Tag Archives: Navy

Happy 236th Birthday, US Navy!

In May of 1954, at only 27 years of age, Samuel P. Huntington published an article in Proceedings titled “National Policy and the Transoceanic Navy“. In it, Professor Huntington explored the crisis of justification the United State Navy faced after the end of World War II.

That the United States Navy was faced with a major crisis at the end of World War II is a proposition which will hardly be denied. It is not as certain, however, that the real nature and extent of this crisis has been so generally understood. For this was not basically a crisis of personnel, leadership, organization, material, technology, or weapons. It was instead of a much more profound nature. It went to the depths of the Navy’s being and involved its fundamental strategic concept. It was thus a crisis which confronted the Navy with the ultimate question: What function do you perform which obligates society to assume responsibility for your maintenance? The crisis existed because the Navy’s accustomed answer to this question-the strategic concept which the Navy had been expressing and the public had been accepting for well over half a century- was no longer meaningful to the Navy nor convincing to the public.

Over its 236 years of service, the Navy has found itself in a similar situation time and time again. The past decade of playing in sandboxes around the Middle East has created an inflated sense of ground force necessity while the Navy has shrunk and remained a branch taken for granted, if not ignored. The global hegemony provided by the US Navy that allowed the United States to have an impact from the sea around the globe was an assumed reality.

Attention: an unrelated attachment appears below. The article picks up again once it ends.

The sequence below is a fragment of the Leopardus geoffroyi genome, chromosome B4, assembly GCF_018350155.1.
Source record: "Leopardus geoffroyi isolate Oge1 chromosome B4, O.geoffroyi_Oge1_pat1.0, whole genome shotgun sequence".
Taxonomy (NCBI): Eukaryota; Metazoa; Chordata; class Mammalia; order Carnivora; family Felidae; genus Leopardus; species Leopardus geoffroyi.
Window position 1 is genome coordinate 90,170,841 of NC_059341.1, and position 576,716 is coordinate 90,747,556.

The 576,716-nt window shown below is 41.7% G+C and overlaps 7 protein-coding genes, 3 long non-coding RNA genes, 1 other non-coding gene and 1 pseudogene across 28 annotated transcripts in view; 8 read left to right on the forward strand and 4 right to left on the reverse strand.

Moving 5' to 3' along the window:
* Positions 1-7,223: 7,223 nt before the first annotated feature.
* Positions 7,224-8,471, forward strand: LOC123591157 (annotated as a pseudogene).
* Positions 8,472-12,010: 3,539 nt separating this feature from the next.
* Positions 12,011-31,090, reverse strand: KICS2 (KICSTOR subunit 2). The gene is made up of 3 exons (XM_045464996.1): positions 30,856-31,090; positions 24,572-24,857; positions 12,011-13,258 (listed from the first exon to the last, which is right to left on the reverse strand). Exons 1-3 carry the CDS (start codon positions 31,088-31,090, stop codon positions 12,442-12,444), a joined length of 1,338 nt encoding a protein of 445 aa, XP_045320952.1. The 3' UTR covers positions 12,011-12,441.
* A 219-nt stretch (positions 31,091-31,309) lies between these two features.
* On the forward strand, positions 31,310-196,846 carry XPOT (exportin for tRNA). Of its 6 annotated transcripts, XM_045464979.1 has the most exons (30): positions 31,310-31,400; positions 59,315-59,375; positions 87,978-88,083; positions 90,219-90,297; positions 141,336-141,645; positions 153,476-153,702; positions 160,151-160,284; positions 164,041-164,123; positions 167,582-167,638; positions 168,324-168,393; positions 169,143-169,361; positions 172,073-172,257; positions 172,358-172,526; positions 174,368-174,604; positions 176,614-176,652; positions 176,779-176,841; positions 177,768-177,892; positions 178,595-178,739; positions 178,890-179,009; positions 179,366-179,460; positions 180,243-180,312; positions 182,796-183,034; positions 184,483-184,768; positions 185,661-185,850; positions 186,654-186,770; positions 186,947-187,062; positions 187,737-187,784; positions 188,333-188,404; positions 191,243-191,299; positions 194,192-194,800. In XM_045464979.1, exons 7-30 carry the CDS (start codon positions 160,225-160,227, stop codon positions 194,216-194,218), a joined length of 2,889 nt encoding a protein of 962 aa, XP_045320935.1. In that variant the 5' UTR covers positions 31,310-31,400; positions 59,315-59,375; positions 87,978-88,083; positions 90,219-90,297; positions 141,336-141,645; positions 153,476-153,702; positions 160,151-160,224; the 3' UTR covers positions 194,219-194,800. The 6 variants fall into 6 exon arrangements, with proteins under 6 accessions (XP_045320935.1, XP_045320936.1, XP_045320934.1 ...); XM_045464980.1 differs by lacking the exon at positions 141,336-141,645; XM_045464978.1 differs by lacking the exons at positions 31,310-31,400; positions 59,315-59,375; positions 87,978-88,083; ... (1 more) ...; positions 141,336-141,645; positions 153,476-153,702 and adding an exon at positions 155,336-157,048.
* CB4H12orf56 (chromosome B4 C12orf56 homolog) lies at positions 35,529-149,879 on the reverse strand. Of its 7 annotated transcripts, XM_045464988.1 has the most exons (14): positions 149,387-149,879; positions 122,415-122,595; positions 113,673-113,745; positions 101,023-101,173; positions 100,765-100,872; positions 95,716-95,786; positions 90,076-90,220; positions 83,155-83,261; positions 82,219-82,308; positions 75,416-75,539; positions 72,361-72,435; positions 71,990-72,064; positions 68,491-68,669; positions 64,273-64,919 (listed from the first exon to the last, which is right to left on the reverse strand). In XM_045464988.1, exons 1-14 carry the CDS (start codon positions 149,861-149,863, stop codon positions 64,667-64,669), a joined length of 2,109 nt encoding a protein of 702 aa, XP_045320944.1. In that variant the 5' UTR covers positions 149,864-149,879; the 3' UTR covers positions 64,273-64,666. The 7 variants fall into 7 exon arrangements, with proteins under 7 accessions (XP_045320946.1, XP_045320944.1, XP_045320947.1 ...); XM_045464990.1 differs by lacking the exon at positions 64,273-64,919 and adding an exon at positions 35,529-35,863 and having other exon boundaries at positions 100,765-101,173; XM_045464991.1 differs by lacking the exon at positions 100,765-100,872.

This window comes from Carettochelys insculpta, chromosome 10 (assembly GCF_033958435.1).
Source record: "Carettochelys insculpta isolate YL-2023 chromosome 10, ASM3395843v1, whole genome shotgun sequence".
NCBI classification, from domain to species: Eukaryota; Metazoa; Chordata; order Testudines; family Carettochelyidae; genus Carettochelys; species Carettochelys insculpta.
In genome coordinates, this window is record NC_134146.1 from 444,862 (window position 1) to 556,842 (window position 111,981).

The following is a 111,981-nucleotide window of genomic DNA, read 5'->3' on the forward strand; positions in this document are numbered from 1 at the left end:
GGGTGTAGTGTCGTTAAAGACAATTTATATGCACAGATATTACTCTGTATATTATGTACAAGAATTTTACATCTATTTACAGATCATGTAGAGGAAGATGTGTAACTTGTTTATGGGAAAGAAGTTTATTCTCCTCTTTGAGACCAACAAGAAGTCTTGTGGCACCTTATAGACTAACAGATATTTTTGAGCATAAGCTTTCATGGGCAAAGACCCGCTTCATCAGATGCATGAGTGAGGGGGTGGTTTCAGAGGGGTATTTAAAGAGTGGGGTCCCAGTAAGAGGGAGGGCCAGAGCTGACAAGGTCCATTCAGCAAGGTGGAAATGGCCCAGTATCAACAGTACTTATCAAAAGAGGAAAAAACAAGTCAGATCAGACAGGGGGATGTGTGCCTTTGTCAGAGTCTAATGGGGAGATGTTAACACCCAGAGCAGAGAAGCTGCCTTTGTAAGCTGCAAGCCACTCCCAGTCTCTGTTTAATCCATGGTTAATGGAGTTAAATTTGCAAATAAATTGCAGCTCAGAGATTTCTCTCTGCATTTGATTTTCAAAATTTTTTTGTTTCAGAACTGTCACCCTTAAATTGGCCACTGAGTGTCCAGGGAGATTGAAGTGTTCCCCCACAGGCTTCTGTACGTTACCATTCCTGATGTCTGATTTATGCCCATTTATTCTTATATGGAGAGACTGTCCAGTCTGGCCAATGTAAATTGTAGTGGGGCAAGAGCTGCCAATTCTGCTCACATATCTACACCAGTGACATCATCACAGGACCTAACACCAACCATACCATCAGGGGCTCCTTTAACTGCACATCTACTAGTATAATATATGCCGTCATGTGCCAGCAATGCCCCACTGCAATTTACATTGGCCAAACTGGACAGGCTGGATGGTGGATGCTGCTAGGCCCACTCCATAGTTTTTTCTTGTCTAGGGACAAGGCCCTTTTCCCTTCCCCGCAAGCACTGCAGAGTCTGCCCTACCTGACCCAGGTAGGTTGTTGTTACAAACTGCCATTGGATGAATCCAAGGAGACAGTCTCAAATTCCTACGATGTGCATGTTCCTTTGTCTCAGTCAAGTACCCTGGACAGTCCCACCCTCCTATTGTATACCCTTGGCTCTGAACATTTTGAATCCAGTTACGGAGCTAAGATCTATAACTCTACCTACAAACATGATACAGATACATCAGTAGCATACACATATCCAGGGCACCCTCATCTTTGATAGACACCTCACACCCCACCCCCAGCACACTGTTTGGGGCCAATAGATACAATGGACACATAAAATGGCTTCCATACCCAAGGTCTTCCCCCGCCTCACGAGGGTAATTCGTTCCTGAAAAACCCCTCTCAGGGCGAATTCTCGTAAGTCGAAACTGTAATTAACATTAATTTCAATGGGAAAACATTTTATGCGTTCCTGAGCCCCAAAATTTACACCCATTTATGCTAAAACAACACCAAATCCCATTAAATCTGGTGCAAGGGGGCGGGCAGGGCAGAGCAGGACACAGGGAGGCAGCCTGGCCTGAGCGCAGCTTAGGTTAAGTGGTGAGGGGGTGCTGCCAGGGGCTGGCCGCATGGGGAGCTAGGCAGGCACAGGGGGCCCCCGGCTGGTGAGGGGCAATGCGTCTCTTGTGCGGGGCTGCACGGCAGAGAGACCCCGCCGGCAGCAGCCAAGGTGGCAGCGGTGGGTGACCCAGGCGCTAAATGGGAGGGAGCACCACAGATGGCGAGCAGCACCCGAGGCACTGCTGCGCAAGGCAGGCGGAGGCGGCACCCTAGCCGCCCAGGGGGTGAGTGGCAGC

The United States faces a future security environment that is heavily maritime. China has raised alarms regarding Taiwan and the South China Sea. Sea lanes along the Indian Ocean are growing in importance. Iran is playing deadly games in the Persian Gulf. Piracy threatens international trade in the Gulf of Aden. Therefore, on the Navy’s 236th birthday, I’ll take the opportunity to blow out a candle and hope that our leaders in Washington make the investments necessary to ensure that for the next 236 years, the United States Navy remains the world’s foremost maritime force while providing global hegemony in all colors of water around the globe.

Happy birthday, sailors. Your country is proud. Thank you for your service.


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Fickle Friends: Securing the US-Australia Military Alliance

Battleland has an important article for Asia-watchers on the nuances of the 60-year old US-Australia alliance.

Raoul Heinrichs speaks an uncomfortable truth when he challenges the US to prove their commitment to Australia, and Asia, when actions have spoken louder than words:

“In some ways the United States has taken its eyes off the ball in Asia,” says Raoul Heinrichs, a Sir Arthur Tange scholar at Australian National University’s Strategic and Defence Studies Centre.

“It’s spent the last 10 years in Afghanistan chasing after bandits in mud huts while an emerging major power has been amassing advanced weapons and technology. It’s a dangerous situation and one that could lead to quite intense strategic competition.”

Heinrichs says Australia should reduce its reliance on the US, build up its own military capabilities and develop closer relations with China. Australia spends just 2.4 percent of its GDP on defense, compared to more than 4 percent in the US, and has a standing military of just 50,000 men and women.

Heinrichs says Australia failed to recognize the decline of Britain and rise of Japan prior to World War II, and was saved only by the timely intervention of the Americans.